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Q&A: CMUPD Lt. Michael Sienkiewicz sells pumpkins, gourds for the fall season


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CMU Police Lt. Mike Sienkiewicz stands in front of a police car with his homegrown pumpkin and gourd Oct. 8 at the CMU Police Department.

Even with all his responsibilities as a Central Michigan University police officer, Lt. Michael Sienkiewicz still finds time for his seasonal hobby, gardening. 

Although it's a relatively new hobby, Sienkiewicz's passion for gardening shows. In his office, he proudly displays one of his home-grown pumpkins and a gourd. Sienkiewicz also regularly changes his desktop computer background to reflect the current state of his half-acre plot.  

Sienkiewicz has been at the CMUPD for over 14 years. Last year, he started his master's degree in Science and Administration with a concentration in leadership. If that wasn't enough, raising a family fills in the rest of his schedule.

Central Michigan Life spoke with Sienkiewicz about his garden, and how he balances life as an officer, a student, a father and a farmer.

When did you start gardening?

I bought my house three years ago from another police officer (CMUPD officer David Block) who still works here, and I took over his garden. He got me started. 

He had a garden with his family, and the first year I moved in, he taught me how to garden because I really didn’t know anything. I previously lived in town and didn’t know anything (about gardening). He helped the first year and got me going. Now, I've tweaked things. I’m a more techy guy, and it was way too much work hauling a hose around the garden. I modernized it a bit and automated the garden with drip irrigation and a timer so it waters itself.

How did you get into selling pumpkins? 

(Dave Block) grew and sold pumpkins before me, so a lot of people out in that area would already stop by and pick up pumpkins every year. I just continued that. I have a self-service stand where people come up and leave money in the box (we hope!). At least I think most people do. It's $3-4 for a pumpkin.

In addition to pumpkins, what do you grow?

I grow all kinds of crazy gourds: long ones, birdhouse gourds, speckled swan gourds. I grow (what I call) Cinderella pumpkins, white pumpkins, Howden pumpkins - (they're all) really cool... before they get all moldy. I also grow corn, sweetcorn, green beans, tomatoes, squash, cucumbers, zucchini and all kinds of stuff throughout the year.

What goes into the upkeep of your garden?

In the spring, putting the garden in takes about a 40-hour week worth of work, just getting stuff into the ground. I got a tractor over the winter so that made life a lot easier this year. It was really hard (before the tractor). I had a little push tiller and Dave did it all with a tiller... I don’t know how he did it.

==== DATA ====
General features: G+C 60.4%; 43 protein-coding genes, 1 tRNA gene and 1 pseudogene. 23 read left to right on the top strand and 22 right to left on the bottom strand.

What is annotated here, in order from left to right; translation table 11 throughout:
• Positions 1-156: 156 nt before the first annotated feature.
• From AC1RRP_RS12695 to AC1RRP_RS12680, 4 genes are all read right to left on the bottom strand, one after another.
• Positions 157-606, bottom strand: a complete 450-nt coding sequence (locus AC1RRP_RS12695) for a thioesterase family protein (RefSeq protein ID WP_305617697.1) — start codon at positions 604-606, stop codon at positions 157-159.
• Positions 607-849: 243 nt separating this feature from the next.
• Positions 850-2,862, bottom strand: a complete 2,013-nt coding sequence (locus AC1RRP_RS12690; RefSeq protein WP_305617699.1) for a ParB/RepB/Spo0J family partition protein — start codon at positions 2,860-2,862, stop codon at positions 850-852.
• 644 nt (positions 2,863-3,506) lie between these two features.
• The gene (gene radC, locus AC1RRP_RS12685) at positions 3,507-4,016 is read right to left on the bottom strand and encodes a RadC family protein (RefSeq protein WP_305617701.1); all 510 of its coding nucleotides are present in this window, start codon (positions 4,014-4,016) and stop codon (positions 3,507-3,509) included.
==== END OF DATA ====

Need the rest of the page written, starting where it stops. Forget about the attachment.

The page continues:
Who helps you with the garden?

Dave did the first year, but (mainly) my wife and my three boys. From oldest to youngest, they're 13, 11 and 6 years old. We get out there, and they reluctantly help out in the garden. Harvest is fun, so they don’t mind doing that, but when you gotta (regularly) keep the weeds down… (the boys) are not as excited.

Sienkiewicz's sons Parker (left) and Connor (right) help harvest pumpkins earlier this season | Courtesy Photo


You seem really passionate about your garden - why?

It’s my hobby. I do a lot of work here at my desk during the day. It’s nice to go home and do something. I like to make stuff. It’s cool to watch the little seed turn into something, all the crazy stuff that comes out of a little seed. The first year, I just went to the store and bought a pack of large gourd seed mix. I didn’t know what was going to come out and these crazy things started popping out of the ground.

It’s an opportunity to de-stress.

How do you balance your work with your hobby?

Last summer I started my master’s degree here at CMU, and I didn’t have a tractor. I was taking classes and working and trying to do my garden, and it didn’t work out that well. The weeds took over... This year, I bought a tractor, and it made life a lot easier.

I’d be reading books at night when I should have been out in the garden or vice versa. I just started my classes last summer. It didn’t work out well. I just saw my academic adviser last spring and she goes, "how did your garden go?" She saw the look of defeat in my eyes. I said, “it didn’t go well.” She gave me the permission to take my summer off, because she said it’s important (to have something like that).

I’m not doing it to make a bunch of money - (gardening is) something I like doing, and I use it to teach to the boys the value of hard work.

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